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noun par·don \ˈpär-dən\

Simple Definition of pardon

  • : an act of officially saying that someone who was judged to be guilty of a crime will be allowed to go free and will not be punished

  • : forgiveness for something

Full Definition of pardon

  1. 1 :  indulgence 1

  2. 2 :  the excusing of an offense without exacting a penalty

  3. 3 a :  a release from the legal penalties of an offense b :  an official warrant of remission of penalty

  4. 4 :  excuse or forgiveness for a fault, offense, or discourtesy <I beg your pardon>

Examples of pardon

  1. The governor granted him a pardon.

  2. He asked my pardon for taking so much of my time.

Origin of pardon

Middle English, from Anglo-French pardun, pardoun, from parduner

First Known Use: 14th century

Rhymes with pardon



verb par·don

Simple Definition of pardon

  • : to officially say that someone who is guilty of a crime will be allowed to go free and will not be punished

  • : to say that someone should not be blamed for thinking, doing, or saying something

  • : to officially say that a person, country, etc., does not have to pay (a debt)

Full Definition of pardon

par·donedpar·don·ing play \ˈpärd-niŋ, ˈpär-dən-iŋ\

  1. transitive verb
  2. 1 a :  to absolve from the consequences of a fault or crime b :  to allow (an offense) to pass without punishment :  forgive c :  to relieve of a penalty improperly assessed

  3. 2 :  tolerate

Examples of pardon

  1. <he eventually pardoned his sister for interfering in his marriage>

  2. <I'm willing to pardon a little sloppiness of dress in such a kind and loving person.>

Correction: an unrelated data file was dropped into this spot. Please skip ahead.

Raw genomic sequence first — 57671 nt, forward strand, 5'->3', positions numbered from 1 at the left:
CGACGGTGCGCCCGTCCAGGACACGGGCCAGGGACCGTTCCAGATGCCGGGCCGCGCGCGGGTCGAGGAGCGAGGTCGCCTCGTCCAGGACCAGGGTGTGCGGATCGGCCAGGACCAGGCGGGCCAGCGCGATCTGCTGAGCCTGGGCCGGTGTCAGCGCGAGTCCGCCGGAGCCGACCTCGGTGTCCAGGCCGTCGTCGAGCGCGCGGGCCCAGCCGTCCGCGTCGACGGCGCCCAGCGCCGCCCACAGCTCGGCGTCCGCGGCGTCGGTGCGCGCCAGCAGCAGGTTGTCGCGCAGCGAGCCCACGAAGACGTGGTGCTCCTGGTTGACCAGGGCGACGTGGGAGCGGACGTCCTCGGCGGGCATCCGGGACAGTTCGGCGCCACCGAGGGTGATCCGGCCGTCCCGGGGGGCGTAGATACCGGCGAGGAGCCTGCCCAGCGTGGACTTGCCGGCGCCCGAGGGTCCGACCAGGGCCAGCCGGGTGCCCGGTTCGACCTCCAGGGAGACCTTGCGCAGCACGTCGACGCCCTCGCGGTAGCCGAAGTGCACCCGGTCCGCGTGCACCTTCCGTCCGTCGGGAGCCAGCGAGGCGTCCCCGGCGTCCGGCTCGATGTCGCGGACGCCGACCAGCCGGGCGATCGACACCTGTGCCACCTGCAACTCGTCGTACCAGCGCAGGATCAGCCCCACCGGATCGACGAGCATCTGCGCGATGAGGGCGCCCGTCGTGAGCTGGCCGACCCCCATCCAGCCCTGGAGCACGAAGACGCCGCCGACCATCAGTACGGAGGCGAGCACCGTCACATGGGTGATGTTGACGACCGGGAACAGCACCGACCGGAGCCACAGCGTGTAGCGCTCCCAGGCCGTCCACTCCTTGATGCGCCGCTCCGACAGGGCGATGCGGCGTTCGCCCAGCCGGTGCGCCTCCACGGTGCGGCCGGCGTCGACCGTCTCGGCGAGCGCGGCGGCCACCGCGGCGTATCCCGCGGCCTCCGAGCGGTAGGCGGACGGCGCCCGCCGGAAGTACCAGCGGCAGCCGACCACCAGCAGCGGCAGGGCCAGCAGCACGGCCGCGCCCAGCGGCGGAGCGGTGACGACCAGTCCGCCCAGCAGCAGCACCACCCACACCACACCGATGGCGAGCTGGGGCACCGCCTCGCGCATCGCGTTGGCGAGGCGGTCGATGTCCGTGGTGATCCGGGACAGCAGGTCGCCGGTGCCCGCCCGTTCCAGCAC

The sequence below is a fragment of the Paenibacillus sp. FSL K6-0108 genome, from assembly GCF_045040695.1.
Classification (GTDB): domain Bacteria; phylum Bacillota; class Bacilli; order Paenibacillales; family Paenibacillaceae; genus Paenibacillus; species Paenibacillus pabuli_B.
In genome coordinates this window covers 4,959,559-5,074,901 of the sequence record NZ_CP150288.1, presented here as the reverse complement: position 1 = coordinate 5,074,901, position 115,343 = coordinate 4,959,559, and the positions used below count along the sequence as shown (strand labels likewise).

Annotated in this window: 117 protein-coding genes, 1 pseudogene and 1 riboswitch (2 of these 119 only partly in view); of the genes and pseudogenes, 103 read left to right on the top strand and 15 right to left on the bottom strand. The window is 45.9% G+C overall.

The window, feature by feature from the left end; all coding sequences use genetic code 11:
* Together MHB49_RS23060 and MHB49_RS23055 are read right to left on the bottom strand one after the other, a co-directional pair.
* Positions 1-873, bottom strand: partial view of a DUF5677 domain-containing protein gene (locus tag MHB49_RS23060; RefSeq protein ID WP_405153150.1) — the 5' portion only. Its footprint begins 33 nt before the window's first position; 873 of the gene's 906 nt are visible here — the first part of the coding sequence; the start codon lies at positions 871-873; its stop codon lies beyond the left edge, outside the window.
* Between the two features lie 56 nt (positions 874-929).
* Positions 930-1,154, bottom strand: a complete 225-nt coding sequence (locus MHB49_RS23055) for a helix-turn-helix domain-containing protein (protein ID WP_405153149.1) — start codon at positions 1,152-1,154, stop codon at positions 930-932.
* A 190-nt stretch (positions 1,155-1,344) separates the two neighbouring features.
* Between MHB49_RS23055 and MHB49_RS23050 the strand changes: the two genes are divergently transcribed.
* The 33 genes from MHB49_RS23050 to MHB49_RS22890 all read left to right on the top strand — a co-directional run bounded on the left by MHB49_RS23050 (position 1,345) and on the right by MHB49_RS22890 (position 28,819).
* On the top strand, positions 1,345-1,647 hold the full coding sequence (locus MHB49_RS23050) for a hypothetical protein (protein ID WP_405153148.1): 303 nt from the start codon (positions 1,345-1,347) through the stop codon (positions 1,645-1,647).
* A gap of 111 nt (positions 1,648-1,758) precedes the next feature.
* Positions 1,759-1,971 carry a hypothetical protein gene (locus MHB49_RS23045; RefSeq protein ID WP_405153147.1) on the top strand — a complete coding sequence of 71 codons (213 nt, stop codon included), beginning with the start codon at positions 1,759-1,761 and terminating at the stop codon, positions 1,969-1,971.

Origin of pardon

Middle English, from Anglo-French parduner, from Late Latin perdonare to grant freely, from Latin per- thoroughly + donare to give — more at parboil, donation

First Known Use: 15th century

Synonym Discussion of pardon

excuse, condone, pardon, forgive mean to exact neither punishment nor redress. excuse may refer to specific acts especially in social or conventional situations or the person responsible for these <excuse an interruption> <excused them for interrupting>. Often the term implies extenuating circumstances <injustice excuses strong responses>. condone implies that one overlooks without censure behavior (as dishonesty or violence) that involves a serious breach of a moral, ethical, or legal code, and the term may refer to the behavior or to the agent responsible for it <a society that condones alcohol but not narcotics>. pardon implies that one remits a penalty due for an admitted or established offense <pardon a criminal>. forgive implies that one gives up all claim to requital and to resentment or vengeful feelings <could not forgive their rudeness>.

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February 13, 2016

a trying or distressing experience

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